Ten writers for children. All with something to say.

11/13/09

The Power of a Writing Exercise by Edie Hemingway





The topic of “writing exercises” was my idea for this round of blog posts, but now that it’s my turn, I’m having trouble narrowing down my choices of favorite exercises. When I began teaching my Misty Hill Lodge Writing Workshops four years ago, I discovered Pat Schneider’s book, WRITING ALONE AND WITH OTHERS. What a treasure trove of ideas that book has become for me! I have countless pages highlighted and marked with colored paper clips.

Just last week I used one of her exercises when teaching a writing workshop at Clear View Academy in Cleveland, NC. I asked the students to write a 5-minute autobiography and to slip in one lie (or piece of fiction). It was a great way to get to know each other, and we had fun picking out the lies. I participated, too, and included these tidbits about my life:
1. My great uncle was Ernest Hemingway, and I remember sitting on his lap while he read to me.
2. When I was twelve, I swam with flipper in the Florida Keys.
3. I’ve done many things as an adult, including teaching school, owning and operating a frozen yogurt shop, and writing three books.
Which do you think was the lie? Believe it or not, none of the students even knew who Ernest Hemingway was, so did not guess correctly. But I found that they were very subtle about slipping in their own lies, making it difficult to distinguish fact from fiction.

My middle grade novel ROAD TO TATER HILL began as an exercise to write about an event in my childhood that evoked strong emotion. I had no intention of turning that exercise into a fictional novel, but once I got to the core of those buried emotions, I could not stop writing. I did, of course, fictionalize much of it in order to make it a better story that people might want to read. I am pleased that I managed to blur those lines between fact and fiction well enough that my readers often ask me which characters are real and which are fiction.

In the writing of the book, I used two other exercises when I was stuck with where to go next. One was writing in response to music (a CD called “And The Band Played On: Music Played on the Titanic”), which turned into one of my favorite chapters in the book—Annie waltzing with Grandpa. The other exercise was putting two characters (my main character, Annie, and her best friend, Bobby) into a room together just to see what they would say the first time they meet again after an argument. The room was a barn, stacked with bales of fresh cut hay. I won’t tell you what happened, since I want you to read the book, but I will say the scene ended up as another chapter in ROAD TO TATER HILL.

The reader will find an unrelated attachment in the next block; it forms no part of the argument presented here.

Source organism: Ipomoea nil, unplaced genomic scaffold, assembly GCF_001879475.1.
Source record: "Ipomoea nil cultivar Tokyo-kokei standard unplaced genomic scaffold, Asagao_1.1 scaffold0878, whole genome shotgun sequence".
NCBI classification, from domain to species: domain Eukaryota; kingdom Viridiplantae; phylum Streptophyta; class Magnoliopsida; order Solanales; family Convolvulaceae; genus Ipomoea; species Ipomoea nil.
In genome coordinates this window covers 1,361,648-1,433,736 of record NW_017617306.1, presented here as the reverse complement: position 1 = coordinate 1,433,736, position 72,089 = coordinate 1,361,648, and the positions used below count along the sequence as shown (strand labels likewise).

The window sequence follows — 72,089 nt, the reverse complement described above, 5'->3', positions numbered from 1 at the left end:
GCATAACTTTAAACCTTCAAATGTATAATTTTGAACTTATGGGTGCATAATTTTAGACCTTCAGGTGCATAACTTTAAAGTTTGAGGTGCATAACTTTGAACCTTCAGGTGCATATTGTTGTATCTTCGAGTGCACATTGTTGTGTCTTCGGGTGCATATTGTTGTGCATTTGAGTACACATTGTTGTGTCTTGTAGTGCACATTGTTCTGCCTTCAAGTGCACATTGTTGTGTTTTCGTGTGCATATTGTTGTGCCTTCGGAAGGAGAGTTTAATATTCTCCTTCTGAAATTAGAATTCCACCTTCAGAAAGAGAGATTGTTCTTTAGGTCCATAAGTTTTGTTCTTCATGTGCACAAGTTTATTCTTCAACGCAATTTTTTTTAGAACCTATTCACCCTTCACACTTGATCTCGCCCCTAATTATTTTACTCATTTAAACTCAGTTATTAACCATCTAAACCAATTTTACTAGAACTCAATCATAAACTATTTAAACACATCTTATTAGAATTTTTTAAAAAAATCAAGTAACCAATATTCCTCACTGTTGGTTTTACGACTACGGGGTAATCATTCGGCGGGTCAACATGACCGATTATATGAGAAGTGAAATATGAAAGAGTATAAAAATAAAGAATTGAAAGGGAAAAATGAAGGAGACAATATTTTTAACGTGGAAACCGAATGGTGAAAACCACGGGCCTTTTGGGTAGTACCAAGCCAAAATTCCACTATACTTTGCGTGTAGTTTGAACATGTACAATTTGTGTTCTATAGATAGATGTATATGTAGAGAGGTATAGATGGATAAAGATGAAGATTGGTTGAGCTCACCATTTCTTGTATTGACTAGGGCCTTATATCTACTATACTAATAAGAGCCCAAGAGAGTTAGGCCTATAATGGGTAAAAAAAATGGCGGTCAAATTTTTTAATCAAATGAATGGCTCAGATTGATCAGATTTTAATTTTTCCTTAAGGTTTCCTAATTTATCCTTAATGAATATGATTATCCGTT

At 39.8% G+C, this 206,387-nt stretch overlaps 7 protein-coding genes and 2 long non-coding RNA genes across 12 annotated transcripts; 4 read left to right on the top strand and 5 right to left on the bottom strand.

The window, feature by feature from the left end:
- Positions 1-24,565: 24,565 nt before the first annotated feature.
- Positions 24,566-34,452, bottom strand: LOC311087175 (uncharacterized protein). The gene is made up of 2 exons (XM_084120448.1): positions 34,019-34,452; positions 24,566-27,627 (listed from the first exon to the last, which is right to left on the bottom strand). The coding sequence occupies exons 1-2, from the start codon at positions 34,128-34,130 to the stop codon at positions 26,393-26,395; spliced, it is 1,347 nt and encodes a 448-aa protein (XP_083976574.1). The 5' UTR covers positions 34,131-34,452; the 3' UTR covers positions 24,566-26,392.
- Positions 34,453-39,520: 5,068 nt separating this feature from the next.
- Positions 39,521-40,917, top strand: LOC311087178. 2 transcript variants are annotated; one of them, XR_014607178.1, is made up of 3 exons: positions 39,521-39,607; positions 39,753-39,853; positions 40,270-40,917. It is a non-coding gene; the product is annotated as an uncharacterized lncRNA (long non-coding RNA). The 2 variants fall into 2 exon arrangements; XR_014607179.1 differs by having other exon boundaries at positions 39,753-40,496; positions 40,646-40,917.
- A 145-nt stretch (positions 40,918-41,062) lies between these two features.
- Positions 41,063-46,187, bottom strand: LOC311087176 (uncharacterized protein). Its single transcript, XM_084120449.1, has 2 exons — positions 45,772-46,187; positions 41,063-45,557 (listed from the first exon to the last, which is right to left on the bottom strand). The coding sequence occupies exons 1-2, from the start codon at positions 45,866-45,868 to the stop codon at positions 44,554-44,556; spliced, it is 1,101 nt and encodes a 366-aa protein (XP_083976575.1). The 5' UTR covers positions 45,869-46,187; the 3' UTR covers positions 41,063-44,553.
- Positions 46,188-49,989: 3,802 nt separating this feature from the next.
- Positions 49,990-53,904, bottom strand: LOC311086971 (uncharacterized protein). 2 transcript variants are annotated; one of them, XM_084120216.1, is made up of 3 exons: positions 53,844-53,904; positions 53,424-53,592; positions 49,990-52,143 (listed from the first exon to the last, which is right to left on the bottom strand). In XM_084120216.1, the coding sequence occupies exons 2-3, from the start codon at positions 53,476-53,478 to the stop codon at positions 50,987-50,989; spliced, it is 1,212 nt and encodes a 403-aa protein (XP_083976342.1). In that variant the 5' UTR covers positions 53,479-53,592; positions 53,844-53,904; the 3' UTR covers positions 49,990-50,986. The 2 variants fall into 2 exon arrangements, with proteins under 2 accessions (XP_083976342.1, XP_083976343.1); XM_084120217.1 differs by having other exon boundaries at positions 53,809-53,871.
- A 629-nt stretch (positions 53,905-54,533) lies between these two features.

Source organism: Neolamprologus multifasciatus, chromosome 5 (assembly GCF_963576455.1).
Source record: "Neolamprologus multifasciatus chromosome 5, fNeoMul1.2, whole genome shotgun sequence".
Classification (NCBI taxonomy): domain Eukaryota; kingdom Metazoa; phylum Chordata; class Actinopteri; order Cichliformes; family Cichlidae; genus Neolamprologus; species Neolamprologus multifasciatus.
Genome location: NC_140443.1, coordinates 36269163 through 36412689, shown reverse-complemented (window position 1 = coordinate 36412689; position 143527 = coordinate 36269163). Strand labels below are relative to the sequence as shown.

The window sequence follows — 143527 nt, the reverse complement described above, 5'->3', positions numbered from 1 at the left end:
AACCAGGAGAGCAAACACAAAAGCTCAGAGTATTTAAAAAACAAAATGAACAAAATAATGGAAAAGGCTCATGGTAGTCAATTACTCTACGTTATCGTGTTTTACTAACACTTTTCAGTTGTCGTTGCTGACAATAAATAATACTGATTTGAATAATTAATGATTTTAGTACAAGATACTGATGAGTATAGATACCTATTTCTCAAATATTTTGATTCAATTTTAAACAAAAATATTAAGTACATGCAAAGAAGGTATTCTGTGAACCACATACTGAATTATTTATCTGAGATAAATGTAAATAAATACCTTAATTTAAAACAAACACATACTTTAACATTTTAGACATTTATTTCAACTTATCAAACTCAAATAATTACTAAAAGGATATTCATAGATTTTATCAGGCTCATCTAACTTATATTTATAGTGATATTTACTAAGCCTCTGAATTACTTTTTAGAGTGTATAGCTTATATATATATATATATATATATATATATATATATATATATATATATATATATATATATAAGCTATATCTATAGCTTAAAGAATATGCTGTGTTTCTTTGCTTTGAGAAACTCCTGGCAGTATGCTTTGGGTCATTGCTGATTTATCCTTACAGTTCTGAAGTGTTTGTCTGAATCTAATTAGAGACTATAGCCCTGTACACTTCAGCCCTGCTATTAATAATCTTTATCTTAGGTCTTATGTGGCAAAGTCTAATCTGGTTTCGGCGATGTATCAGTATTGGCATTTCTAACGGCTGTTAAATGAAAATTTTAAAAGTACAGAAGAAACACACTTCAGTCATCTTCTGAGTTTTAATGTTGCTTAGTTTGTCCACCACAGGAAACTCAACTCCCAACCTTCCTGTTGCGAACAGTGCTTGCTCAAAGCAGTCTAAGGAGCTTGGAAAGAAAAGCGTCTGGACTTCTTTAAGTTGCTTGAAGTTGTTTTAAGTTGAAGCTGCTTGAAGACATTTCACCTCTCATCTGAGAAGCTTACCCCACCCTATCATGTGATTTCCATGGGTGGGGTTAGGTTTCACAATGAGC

An author friend of mine, Donny Bailey Seagraves, whose book GONE FROM THESE WOODS was recently released by Delacorte Press, also writes from real life experiences. However, her book was based on an event in someone else’s life. It was inspired by a story she heard many years ago about a tragedy that happened in the family of her second grade teacher. Donny carried that “real” story in her head for a very long time, then typed it on a list of story ideas and tacked it to her office bulletin board, which moved from house to house with her before she finally decided to turn it into a fictional story. Years later she visited her second grade teacher (then 90 years old) and found out that the “real” story didn’t match her fictional story. But, if you read the novel, you will see that it certainly did serve as a compelling exercise and inspiration. See http://www.donnyseagraves.com for more information. “Understanding or coping with an accidental death is seldom so directly connected to real responsibility or the need to make peace with such a mistake. Seagraves shows the best way for support to be given as well as how hard it is to forgive. These are tough topics to read about, but the book will bring up many discussions.” (excerpt from School Library Journal review)

So, don’t discount those writing exercises that teachers use to “jumpstart” their students’ creative juices or that you may use to get yourself through a case of writer’s block. Some of them may end up as published books!

5 comments:

Donny Bailey Seagraves said...

Your writing exercise sounds fun, Edie, and the information you shared on your writing process for The Road to Tater Hill was very interesting. I also appreciate you mentioning my new book. You never know where a writing exercise or an idea will take you.

Christy said...

Thanks, Edie! Wish I could take one of your classes. I'll have to look for that book.

Lauren said...

Edie, your writing exercise sounds like a great ice breaker-- a perfect way to get a group to know one another-- I can't believe you swam with Flipper! And I can't believe no one in your class knew who Ernest Hemingway was! Shocking!
I look forward to reading both your book and Donny's book- I also like how writing exercises can keep the life of a book in the works going-- Great blog!

Edie said...

Thanks for your comments, Donny, Christy, and Lauren! Yes, I really did swim with flipper. The TV program was filmed near where I lived. The Ernest Hemingway thing surprised me, but these students are around 13 and 14, so I guess they haven't gotten around to reading Hemingway yet.

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